Civil Rights

Note: Click on the title of the document for a complete version and bibliographic information

'I Was Barely 14'
Lurma Rackley | Tyrone, Georgia

This first-hand account describes a young teenaged girl’s experiences with being arrested for her part in a picket line protesting segregation.

'I Think We Accomplished Something'
Mr. James Lutz, Kirkland, Washington

This first-hand account is from a college student who participated in the march from Selma to Montgomery, Alabama. He talks about the preparation for the march and the effect the experience had on him.



'I Refused to Allow Them to Win'
LaVon W. Bracy | Orlando, Florida

This first-hand account is from a high school senior who volunteered to attend an all white school in Florida. She describes some of her difficulties that year and explains why she finished out the year at that school.

'If They Come Into the Restaurant
We Will Serve Them'

Kay Golden | Charlotte, North Carolina

This first-hand account tells the experience of a white waitress at a diner in a town where the Freedom Riders were coming through. She discusses how the staff responded and what she took away from the experience and the tension.


'I Remember Wondering What...Was Happening'
Ms. Beverly Gatewood, Plano, Texas

This first-hand account tells the story of a 12 year-old child witnessing the resistance to school desegregation in Little Rock, Arkansas.

Congratulatory letter to NAACP on Brown decision (1954)
William L. Patterson

This is an excerpt of a letter written by William L. Patterson, the executive secretary of the Civil Rights Congress, to Walter White, the executive secretary of the NAACP after the Brown decision. Key ideas to note in the letter are the expected effects of the court’s decision and the idea that the NAACP must continue in its quest for equality for African Americans.

Bayard Rustin Quote
Liberation magazine

This brief quote by Bayard Rustin (organizer of March on Washington) explains what he viewed must happen after the successful March on Washington in 1963.

Excerpt of Fourteenth Amendment
U.S. Constitution

This is an excerpt of the Fourteenth Amendment to the United States Constitution. The due process clause in this document is of key importance in the reasoning behind the decisions in many civil rights cases, including the Brown decision.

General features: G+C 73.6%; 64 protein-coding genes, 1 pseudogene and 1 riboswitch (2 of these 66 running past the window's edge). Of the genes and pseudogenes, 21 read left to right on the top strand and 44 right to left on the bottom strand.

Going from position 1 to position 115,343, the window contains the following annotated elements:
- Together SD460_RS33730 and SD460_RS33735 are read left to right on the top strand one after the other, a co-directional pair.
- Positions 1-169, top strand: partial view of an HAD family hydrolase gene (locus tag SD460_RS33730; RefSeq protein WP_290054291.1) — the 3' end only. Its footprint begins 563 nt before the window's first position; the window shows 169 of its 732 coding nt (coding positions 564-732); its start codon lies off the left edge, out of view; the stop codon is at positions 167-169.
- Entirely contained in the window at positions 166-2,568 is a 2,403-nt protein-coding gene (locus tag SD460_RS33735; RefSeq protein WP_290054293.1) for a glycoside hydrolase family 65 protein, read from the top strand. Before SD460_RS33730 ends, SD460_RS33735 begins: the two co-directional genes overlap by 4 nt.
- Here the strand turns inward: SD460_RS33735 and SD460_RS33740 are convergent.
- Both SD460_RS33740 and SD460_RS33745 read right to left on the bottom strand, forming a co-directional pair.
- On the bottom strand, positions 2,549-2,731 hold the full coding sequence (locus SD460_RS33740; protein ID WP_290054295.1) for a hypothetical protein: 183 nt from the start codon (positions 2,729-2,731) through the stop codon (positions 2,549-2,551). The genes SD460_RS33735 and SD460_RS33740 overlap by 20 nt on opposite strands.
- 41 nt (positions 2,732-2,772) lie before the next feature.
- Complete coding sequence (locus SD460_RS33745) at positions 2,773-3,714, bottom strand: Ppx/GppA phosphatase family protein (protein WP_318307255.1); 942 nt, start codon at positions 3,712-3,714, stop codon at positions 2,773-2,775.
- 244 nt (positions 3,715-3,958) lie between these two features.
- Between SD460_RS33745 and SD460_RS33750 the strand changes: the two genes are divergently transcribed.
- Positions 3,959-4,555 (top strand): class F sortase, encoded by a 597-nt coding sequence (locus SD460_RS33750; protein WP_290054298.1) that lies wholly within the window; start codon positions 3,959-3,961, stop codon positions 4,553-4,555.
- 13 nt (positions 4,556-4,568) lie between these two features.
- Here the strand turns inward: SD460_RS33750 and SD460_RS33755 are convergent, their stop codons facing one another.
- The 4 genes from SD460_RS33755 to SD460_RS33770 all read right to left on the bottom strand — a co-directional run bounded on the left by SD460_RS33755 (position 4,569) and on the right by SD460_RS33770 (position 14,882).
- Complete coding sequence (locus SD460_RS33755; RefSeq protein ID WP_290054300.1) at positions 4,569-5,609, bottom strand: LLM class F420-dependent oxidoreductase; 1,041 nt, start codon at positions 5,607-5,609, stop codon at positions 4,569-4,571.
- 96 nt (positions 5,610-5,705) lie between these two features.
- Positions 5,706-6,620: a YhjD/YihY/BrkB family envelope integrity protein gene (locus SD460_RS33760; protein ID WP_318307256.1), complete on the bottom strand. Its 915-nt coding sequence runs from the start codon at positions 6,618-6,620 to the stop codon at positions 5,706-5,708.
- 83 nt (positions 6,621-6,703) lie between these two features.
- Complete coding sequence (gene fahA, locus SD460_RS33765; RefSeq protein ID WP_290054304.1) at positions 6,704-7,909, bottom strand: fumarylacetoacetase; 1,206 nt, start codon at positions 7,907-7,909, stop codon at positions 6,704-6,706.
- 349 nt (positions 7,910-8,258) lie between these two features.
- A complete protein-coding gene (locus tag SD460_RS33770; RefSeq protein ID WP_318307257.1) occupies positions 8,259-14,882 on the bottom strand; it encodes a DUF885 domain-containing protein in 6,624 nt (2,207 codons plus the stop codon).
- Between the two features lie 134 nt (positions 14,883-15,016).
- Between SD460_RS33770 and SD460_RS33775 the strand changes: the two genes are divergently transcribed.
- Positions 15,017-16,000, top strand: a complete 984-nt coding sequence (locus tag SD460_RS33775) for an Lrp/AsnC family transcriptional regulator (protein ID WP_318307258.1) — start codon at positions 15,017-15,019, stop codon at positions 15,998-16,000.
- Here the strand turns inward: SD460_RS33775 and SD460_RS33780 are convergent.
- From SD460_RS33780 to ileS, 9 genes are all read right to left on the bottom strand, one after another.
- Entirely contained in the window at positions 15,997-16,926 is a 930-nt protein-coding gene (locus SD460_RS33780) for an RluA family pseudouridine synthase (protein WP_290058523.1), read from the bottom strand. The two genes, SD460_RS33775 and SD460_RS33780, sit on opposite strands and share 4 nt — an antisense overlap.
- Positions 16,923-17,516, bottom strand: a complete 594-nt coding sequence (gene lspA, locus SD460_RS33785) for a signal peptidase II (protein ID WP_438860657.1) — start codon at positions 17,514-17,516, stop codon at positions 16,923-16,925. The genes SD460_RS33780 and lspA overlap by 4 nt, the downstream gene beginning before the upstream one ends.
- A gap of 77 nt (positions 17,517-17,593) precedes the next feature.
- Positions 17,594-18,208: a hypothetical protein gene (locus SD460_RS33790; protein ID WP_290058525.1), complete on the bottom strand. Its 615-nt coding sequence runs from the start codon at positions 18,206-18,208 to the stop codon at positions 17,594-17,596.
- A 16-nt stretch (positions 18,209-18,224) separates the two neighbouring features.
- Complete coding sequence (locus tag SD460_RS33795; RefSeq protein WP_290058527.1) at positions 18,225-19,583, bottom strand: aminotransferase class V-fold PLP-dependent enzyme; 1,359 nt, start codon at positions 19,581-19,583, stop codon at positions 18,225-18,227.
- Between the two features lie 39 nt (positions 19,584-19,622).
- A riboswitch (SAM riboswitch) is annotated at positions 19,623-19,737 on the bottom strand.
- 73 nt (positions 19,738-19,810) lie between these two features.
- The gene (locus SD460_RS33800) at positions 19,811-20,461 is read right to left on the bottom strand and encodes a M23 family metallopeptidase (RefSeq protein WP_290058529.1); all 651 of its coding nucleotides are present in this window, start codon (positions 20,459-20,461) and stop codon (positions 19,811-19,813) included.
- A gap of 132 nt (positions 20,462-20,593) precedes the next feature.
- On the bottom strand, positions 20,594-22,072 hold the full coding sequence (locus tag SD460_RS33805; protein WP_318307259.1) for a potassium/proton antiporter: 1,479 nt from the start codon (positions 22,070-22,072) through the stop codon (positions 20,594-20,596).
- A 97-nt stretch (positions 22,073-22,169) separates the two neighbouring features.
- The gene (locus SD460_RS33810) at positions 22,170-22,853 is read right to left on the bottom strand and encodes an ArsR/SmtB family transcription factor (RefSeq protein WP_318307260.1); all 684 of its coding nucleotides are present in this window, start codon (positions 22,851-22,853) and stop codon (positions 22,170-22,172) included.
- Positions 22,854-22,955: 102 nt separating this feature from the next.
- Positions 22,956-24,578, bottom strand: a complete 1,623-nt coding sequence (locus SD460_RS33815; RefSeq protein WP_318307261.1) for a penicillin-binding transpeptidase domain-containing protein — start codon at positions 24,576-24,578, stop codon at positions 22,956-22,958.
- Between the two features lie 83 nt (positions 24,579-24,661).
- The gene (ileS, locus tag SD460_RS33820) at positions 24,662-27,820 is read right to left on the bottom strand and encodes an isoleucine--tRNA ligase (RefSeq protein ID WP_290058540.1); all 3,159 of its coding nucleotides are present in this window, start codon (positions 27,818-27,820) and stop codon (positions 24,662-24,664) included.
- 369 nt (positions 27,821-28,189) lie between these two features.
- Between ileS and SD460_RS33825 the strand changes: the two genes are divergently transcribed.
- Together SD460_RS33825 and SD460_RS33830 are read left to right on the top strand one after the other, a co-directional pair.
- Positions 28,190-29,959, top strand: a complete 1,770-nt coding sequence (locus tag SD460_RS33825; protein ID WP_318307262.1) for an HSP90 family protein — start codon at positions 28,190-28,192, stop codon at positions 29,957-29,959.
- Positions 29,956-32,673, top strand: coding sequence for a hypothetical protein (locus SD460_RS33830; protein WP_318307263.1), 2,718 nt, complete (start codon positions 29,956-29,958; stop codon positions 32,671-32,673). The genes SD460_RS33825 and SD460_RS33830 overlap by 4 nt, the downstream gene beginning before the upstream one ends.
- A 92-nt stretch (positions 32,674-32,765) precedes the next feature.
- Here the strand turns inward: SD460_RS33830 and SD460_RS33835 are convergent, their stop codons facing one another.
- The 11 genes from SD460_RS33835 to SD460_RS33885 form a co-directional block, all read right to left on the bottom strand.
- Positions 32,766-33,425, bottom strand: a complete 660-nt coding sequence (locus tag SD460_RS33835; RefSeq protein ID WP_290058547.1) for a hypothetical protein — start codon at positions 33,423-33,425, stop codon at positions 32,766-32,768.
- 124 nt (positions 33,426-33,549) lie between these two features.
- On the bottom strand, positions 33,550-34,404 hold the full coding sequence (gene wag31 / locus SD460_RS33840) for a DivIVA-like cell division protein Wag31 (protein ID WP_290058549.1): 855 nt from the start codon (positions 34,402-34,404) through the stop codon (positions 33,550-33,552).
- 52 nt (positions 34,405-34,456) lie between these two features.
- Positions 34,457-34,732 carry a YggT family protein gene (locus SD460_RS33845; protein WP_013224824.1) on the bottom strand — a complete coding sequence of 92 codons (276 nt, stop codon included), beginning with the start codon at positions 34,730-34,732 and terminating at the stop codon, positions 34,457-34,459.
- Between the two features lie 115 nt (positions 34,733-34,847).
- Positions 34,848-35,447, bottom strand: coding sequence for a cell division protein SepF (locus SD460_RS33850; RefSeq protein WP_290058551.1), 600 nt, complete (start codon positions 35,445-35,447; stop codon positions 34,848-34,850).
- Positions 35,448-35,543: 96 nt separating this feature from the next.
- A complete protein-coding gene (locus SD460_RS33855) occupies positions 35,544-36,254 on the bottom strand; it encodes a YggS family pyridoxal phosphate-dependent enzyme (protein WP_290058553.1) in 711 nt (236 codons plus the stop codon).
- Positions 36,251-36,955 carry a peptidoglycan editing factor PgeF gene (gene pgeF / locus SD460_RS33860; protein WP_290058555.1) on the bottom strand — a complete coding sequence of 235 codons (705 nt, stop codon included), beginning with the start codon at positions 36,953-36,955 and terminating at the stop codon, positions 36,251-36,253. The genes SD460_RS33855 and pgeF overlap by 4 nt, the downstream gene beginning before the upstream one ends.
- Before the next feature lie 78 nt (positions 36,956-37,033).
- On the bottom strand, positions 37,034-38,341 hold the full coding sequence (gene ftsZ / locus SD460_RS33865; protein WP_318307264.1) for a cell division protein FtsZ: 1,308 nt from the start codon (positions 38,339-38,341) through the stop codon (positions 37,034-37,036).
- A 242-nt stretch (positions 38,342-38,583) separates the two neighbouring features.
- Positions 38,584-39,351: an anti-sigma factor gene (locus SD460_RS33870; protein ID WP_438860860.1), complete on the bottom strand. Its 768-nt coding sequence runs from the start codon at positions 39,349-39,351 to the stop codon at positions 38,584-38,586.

Martin Luther King, Jr. Quote

This brief quote by Martin Luther King, Jr. illustrates how he viewed the role of young people in the struggle for desegregation of schools.


Excerpt from Brown v. Board decision
Earl Warren

This is an excerpt from the Supreme Court decision in the case Brown v. the Board of Education of Topeka, Kansas. It was written by Earl Warren and concludes that separate schools are unequal. It states that segregated schools violate the due process clause of the Fourteenth Amendment. In Justice Warren’s personal copy of the decision, he noted in the margin to emphasize that the decision was unanimous, even though it was expected that the justices would be divided on the issue of constitutionality of segregated schools.

Excerpt from 'I Have a Dream'
Rev. Martin Luther King, Jr.

This is an excerpt of Martin Luther King, Jr.’s famous “I Have a Dream” speech delivered on August 28, 1963 at the conclusion of the March on Washington. The excerpt begins about midway through this iconic speech and goes through the end. Notice King’s references to the difficulties activists faced throughout the civil rights movement, his encouragement for continuing action, his dream for the success of the civil rights movement, as well as allusions to the patriotic song “This Land is Your Land” and the spiritual song “We Shall Overcome.”

Letter from Daisy Bates to NAACP Executive Secretary, Roy Wilkins
Daisy Bates

This is a letter from Daisy Bates to NAACP Executive Secretary, Roy Wilkins. In the letter, she describes the treatment of the Little Rock Nine in school and the actions of the administration.

Draft of Article/Letter from Donald Murray
Donald Murray, first African American student admitted to U. of Maryland Law School

This is a draft of an article/letter from Donald Murray describing his experience as the first African American admitted to University of Maryland’s law school in 1935.

   

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